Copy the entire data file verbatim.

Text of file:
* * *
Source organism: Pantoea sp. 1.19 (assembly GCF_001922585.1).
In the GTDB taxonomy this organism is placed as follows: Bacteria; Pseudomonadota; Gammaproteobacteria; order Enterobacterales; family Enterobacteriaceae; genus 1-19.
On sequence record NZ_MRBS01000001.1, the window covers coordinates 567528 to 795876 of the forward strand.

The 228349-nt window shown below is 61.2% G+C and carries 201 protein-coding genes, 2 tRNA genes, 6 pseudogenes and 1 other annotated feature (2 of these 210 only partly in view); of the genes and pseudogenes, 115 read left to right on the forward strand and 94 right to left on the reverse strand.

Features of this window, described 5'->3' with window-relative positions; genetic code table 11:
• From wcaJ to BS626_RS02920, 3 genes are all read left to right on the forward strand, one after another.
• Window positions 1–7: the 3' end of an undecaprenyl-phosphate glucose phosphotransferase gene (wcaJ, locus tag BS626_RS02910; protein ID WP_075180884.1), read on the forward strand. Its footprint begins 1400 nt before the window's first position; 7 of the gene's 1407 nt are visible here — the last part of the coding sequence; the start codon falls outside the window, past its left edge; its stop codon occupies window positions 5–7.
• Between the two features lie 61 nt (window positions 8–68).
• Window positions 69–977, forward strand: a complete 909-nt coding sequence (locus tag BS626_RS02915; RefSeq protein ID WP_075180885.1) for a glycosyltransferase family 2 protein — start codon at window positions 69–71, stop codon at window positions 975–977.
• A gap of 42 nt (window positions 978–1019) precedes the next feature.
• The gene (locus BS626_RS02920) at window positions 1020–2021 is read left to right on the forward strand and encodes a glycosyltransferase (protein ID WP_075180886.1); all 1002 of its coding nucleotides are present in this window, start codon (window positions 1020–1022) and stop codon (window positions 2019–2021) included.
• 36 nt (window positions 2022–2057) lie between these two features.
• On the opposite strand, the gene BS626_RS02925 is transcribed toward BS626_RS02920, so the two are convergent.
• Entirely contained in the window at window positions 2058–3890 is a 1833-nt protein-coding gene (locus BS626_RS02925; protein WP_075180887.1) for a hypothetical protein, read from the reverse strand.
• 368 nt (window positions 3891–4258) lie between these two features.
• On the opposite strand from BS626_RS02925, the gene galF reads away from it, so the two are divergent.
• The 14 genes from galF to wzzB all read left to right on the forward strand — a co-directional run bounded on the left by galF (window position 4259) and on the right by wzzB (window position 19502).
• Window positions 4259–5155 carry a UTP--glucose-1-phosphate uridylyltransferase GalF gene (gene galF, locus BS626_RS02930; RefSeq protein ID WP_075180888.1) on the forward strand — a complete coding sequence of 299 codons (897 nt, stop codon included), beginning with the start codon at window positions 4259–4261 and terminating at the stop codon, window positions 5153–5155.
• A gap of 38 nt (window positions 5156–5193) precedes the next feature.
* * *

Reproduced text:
Source organism: Pantoea sp. 1.19 (assembly GCF_001922585.1).
In the GTDB taxonomy this organism is placed as follows: Bacteria; Pseudomonadota; Gammaproteobacteria; order Enterobacterales; family Enterobacteriaceae; genus 1-19.
On sequence record NZ_MRBS01000001.1, the window covers coordinates 567528 to 795876 of the forward strand.

The 228349-nt window shown below is 61.2% G+C and carries 201 protein-coding genes, 2 tRNA genes, 6 pseudogenes and 1 other annotated feature (2 of these 210 only partly in view); of the genes and pseudogenes, 115 read left to right on the forward strand and 94 right to left on the reverse strand.

Features of this window, described 5'->3' with window-relative positions; genetic code table 11:
• From wcaJ to BS626_RS02920, 3 genes are all read left to right on the forward strand, one after another.
• Window positions 1–7: the 3' end of an undecaprenyl-phosphate glucose phosphotransferase gene (wcaJ, locus tag BS626_RS02910; protein ID WP_075180884.1), read on the forward strand. Its footprint begins 1400 nt before the window's first position; 7 of the gene's 1407 nt are visible here — the last part of the coding sequence; the start codon falls outside the window, past its left edge; its stop codon occupies window positions 5–7.
• Between the two features lie 61 nt (window positions 8–68).
• Window positions 69–977, forward strand: a complete 909-nt coding sequence (locus tag BS626_RS02915; RefSeq protein ID WP_075180885.1) for a glycosyltransferase family 2 protein — start codon at window positions 69–71, stop codon at window positions 975–977.
• A gap of 42 nt (window positions 978–1019) precedes the next feature.
• The gene (locus BS626_RS02920) at window positions 1020–2021 is read left to right on the forward strand and encodes a glycosyltransferase (protein ID WP_075180886.1); all 1002 of its coding nucleotides are present in this window, start codon (window positions 1020–1022) and stop codon (window positions 2019–2021) included.
• 36 nt (window positions 2022–2057) lie between these two features.
• On the opposite strand, the gene BS626_RS02925 is transcribed toward BS626_RS02920, so the two are convergent.
• Entirely contained in the window at window positions 2058–3890 is a 1833-nt protein-coding gene (locus BS626_RS02925; protein WP_075180887.1) for a hypothetical protein, read from the reverse strand.
• 368 nt (window positions 3891–4258) lie between these two features.
• On the opposite strand from BS626_RS02925, the gene galF reads away from it, so the two are divergent.
• The 14 genes from galF to wzzB all read left to right on the forward strand — a co-directional run bounded on the left by galF (window position 4259) and on the right by wzzB (window position 19502).
• Window positions 4259–5155 carry a UTP--glucose-1-phosphate uridylyltransferase GalF gene (gene galF, locus BS626_RS02930; RefSeq protein ID WP_075180888.1) on the forward strand — a complete coding sequence of 299 codons (897 nt, stop codon included), beginning with the start codon at window positions 4259–4261 and terminating at the stop codon, window positions 5153–5155.
• A gap of 38 nt (window positions 5156–5193) precedes the next feature.